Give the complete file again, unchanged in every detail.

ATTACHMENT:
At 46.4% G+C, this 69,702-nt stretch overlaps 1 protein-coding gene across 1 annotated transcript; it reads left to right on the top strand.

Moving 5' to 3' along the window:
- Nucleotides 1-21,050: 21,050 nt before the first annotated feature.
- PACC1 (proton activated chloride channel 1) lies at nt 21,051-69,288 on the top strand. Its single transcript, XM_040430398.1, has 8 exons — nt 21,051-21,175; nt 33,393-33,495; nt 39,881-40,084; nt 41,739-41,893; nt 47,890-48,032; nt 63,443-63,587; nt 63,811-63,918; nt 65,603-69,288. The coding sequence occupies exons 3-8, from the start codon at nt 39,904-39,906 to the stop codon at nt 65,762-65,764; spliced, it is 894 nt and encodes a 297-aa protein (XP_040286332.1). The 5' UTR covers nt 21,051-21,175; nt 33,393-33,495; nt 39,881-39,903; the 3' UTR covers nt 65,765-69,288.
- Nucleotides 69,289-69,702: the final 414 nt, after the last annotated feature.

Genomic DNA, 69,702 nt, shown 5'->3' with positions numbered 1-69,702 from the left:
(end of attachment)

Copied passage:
At 46.4% G+C, this 69,702-nt stretch overlaps 1 protein-coding gene across 1 annotated transcript; it reads left to right on the top strand.

Moving 5' to 3' along the window:
- Nucleotides 1-21,050: 21,050 nt before the first annotated feature.
- PACC1 (proton activated chloride channel 1) lies at nt 21,051-69,288 on the top strand. Its single transcript, XM_040430398.1, has 8 exons — nt 21,051-21,175; nt 33,393-33,495; nt 39,881-40,084; nt 41,739-41,893; nt 47,890-48,032; nt 63,443-63,587; nt 63,811-63,918; nt 65,603-69,288. The coding sequence occupies exons 3-8, from the start codon at nt 39,904-39,906 to the stop codon at nt 65,762-65,764; spliced, it is 894 nt and encodes a 297-aa protein (XP_040286332.1). The 5' UTR covers nt 21,051-21,175; nt 33,393-33,495; nt 39,881-39,903; the 3' UTR covers nt 65,765-69,288.
- Nucleotides 69,289-69,702: the final 414 nt, after the last annotated feature.

Genomic DNA, 69,702 nt, shown 5'->3' with positions numbered 1-69,702 from the left: